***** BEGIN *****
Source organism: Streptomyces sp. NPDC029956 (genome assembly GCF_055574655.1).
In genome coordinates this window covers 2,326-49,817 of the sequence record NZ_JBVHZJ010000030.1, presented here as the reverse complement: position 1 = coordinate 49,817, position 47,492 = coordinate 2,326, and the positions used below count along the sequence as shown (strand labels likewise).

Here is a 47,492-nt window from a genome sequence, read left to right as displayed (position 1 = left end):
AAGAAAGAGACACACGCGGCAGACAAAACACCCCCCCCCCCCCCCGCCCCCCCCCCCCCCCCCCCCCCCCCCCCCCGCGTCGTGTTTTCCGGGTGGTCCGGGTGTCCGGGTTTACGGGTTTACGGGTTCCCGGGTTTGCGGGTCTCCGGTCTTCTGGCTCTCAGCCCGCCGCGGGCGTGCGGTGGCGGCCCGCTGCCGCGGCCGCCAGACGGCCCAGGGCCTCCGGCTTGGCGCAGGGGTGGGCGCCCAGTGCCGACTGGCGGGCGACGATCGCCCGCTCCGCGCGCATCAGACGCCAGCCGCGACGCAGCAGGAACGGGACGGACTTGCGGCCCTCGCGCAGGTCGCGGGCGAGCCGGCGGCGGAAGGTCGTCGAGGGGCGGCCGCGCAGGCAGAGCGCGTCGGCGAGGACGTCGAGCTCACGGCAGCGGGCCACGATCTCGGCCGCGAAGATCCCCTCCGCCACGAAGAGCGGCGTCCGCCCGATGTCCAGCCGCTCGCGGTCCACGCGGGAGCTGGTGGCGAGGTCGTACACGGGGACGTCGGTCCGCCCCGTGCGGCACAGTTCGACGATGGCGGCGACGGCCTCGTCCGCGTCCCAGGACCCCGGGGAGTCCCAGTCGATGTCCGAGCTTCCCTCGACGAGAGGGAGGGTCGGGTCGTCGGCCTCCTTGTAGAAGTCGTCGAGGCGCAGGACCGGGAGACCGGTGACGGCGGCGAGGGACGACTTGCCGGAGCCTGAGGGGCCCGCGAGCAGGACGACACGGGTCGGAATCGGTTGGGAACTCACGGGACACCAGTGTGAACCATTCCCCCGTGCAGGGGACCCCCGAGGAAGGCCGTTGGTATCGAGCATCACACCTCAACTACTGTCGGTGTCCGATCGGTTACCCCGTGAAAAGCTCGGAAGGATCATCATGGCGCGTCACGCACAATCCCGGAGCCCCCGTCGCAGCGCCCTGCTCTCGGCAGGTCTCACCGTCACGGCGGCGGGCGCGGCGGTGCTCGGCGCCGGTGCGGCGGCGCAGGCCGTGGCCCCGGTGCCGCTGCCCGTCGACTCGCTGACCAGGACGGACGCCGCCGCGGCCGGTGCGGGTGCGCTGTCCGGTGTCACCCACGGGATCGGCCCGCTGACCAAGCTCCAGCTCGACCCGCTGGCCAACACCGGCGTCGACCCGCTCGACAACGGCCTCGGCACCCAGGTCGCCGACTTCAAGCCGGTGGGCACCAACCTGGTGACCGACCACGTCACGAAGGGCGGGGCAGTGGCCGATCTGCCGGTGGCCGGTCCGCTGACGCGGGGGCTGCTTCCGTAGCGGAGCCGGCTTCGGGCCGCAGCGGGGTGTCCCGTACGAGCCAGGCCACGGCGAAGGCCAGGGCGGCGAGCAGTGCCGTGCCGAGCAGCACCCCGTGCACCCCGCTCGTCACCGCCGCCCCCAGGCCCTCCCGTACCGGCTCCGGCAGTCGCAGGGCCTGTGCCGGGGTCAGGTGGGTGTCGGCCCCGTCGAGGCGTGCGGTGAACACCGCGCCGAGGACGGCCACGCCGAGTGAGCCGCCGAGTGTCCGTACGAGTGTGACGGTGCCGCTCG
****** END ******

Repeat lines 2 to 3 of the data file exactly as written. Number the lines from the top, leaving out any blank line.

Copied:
In genome coordinates this window covers 2,326-49,817 of the sequence record NZ_JBVHZJ010000030.1, presented here as the reverse complement: position 1 = coordinate 49,817, position 47,492 = coordinate 2,326, and the positions used below count along the sequence as shown (strand labels likewise).

Here is a 47,492-nt window from a genome sequence, read left to right as displayed (position 1 = left end):